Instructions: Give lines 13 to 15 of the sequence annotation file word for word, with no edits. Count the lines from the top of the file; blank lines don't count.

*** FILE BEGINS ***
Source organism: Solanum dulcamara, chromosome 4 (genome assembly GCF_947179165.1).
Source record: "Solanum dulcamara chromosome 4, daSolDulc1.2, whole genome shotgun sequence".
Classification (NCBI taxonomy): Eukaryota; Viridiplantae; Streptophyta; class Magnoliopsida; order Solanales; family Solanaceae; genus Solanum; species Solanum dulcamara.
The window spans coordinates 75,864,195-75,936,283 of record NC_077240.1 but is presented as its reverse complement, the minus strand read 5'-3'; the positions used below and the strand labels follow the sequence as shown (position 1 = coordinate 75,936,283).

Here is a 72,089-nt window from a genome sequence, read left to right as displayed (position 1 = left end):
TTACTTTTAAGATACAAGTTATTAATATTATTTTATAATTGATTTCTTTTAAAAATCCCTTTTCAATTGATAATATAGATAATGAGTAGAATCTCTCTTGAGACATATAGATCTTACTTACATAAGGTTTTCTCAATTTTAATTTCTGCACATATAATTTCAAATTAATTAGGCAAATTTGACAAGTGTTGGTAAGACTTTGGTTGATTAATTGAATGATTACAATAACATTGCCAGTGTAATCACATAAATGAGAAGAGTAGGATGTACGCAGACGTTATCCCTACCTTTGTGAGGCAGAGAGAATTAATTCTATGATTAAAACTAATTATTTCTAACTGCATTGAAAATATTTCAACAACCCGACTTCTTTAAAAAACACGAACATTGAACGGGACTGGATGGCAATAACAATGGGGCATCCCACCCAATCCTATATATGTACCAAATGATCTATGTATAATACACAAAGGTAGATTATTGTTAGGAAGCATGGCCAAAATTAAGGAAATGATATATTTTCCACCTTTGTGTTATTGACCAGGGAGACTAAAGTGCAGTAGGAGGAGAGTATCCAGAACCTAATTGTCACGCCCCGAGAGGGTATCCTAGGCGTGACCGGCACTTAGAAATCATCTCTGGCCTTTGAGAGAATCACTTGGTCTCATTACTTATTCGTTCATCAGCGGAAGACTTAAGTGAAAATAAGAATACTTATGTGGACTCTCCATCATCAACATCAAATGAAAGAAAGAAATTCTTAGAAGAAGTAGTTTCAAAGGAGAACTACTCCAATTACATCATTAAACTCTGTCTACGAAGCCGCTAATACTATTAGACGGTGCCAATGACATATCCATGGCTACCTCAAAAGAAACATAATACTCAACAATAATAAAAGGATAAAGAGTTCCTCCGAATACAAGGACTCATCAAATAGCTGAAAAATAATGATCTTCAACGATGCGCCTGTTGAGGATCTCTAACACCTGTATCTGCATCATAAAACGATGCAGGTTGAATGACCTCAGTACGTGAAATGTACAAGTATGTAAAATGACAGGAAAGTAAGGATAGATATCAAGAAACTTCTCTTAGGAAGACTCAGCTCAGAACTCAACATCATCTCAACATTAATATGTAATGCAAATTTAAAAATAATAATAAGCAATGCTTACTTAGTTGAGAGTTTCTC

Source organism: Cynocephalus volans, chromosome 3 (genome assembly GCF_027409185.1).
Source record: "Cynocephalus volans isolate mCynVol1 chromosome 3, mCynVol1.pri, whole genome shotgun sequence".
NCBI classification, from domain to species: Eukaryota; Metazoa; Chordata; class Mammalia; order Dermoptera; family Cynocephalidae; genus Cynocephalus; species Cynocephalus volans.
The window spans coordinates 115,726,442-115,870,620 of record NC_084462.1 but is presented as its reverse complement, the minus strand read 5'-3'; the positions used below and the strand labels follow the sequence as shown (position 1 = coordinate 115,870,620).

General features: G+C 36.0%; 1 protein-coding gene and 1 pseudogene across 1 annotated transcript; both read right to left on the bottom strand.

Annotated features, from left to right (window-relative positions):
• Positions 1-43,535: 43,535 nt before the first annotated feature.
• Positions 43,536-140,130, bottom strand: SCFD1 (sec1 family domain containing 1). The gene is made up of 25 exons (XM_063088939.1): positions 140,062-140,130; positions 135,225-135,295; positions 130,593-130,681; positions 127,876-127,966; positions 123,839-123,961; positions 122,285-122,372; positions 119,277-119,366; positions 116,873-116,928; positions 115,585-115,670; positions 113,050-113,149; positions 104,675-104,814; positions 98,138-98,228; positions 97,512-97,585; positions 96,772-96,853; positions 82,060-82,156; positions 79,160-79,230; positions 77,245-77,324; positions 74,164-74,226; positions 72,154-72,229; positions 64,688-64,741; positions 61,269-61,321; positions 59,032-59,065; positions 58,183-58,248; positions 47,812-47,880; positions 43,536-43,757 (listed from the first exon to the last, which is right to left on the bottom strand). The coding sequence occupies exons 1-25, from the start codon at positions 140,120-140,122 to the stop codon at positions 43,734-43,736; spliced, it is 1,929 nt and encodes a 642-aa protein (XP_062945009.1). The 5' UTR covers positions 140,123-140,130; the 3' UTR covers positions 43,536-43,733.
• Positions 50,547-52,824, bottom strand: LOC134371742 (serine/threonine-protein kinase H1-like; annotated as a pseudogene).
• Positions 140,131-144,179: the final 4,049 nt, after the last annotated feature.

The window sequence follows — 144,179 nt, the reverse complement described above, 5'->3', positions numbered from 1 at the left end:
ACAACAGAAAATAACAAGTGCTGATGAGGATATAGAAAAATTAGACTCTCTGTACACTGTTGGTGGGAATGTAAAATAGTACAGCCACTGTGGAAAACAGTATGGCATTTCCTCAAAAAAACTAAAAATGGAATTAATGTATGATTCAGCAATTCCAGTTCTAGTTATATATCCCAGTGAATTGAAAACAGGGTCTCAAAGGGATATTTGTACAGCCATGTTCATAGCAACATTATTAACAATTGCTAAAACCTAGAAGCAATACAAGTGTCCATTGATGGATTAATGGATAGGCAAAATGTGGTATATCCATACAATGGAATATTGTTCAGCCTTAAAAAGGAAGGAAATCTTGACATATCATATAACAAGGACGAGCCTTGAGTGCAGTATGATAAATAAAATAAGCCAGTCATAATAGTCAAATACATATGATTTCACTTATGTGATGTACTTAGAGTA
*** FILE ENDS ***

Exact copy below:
• Positions 1-43,535: 43,535 nt before the first annotated feature.
• Positions 43,536-140,130, bottom strand: SCFD1 (sec1 family domain containing 1). The gene is made up of 25 exons (XM_063088939.1): positions 140,062-140,130; positions 135,225-135,295; positions 130,593-130,681; positions 127,876-127,966; positions 123,839-123,961; positions 122,285-122,372; positions 119,277-119,366; positions 116,873-116,928; positions 115,585-115,670; positions 113,050-113,149; positions 104,675-104,814; positions 98,138-98,228; positions 97,512-97,585; positions 96,772-96,853; positions 82,060-82,156; positions 79,160-79,230; positions 77,245-77,324; positions 74,164-74,226; positions 72,154-72,229; positions 64,688-64,741; positions 61,269-61,321; positions 59,032-59,065; positions 58,183-58,248; positions 47,812-47,880; positions 43,536-43,757 (listed from the first exon to the last, which is right to left on the bottom strand). The coding sequence occupies exons 1-25, from the start codon at positions 140,120-140,122 to the stop codon at positions 43,734-43,736; spliced, it is 1,929 nt and encodes a 642-aa protein (XP_062945009.1). The 5' UTR covers positions 140,123-140,130; the 3' UTR covers positions 43,536-43,733.
• Positions 50,547-52,824, bottom strand: LOC134371742 (serine/threonine-protein kinase H1-like; annotated as a pseudogene).